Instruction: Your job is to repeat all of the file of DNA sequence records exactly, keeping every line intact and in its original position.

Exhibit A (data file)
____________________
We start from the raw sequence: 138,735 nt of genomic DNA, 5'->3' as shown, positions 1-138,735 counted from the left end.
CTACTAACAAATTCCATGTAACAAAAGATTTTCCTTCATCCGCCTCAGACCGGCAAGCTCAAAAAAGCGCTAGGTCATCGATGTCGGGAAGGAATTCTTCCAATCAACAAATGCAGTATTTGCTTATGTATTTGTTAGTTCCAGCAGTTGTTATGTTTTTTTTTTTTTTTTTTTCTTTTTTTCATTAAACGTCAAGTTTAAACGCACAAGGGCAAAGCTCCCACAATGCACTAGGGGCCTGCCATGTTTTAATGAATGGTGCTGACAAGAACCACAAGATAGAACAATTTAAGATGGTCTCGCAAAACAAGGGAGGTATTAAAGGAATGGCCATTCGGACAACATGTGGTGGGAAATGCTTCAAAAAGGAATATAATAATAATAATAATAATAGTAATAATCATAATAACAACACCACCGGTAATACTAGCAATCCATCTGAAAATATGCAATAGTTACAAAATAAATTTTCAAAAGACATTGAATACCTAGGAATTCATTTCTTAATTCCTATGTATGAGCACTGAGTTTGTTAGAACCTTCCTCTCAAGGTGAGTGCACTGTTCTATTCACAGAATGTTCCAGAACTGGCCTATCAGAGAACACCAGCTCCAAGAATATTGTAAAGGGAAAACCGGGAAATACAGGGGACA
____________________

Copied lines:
We start from the raw sequence: 138,735 nt of genomic DNA, 5'->3' as shown, positions 1-138,735 counted from the left end.
CTACTAACAAATTCCATGTAACAAAAGATTTTCCTTCATCCGCCTCAGACCGGCAAGCTCAAAAAAGCGCTAGGTCATCGATGTCGGGAAGGAATTCTTCCAATCAACAAATGCAGTATTTGCTTATGTATTTGTTAGTTCCAGCAGTTGTTATGTTTTTTTTTTTTTTTTTTTCTTTTTTTCATTAAACGTCAAGTTTAAACGCACAAGGGCAAAGCTCCCACAATGCACTAGGGGCCTGCCATGTTTTAATGAATGGTGCTGACAAGAACCACAAGATAGAACAATTTAAGATGGTCTCGCAAAACAAGGGAGGTATTAAAGGAATGGCCATTCGGACAACATGTGGTGGGAAATGCTTCAAAAAGGAATATAATAATAATAATAATAATAGTAATAATCATAATAACAACACCACCGGTAATACTAGCAATCCATCTGAAAATATGCAATAGTTACAAAATAAATTTTCAAAAGACATTGAATACCTAGGAATTCATTTCTTAATTCCTATGTATGAGCACTGAGTTTGTTAGAACCTTCCTCTCAAGGTGAGTGCACTGTTCTATTCACAGAATGTTCCAGAACTGGCCTATCAGAGAACACCAGCTCCAAGAATATTGTAAAGGGAAAACCGGGAAATACAGGGGACA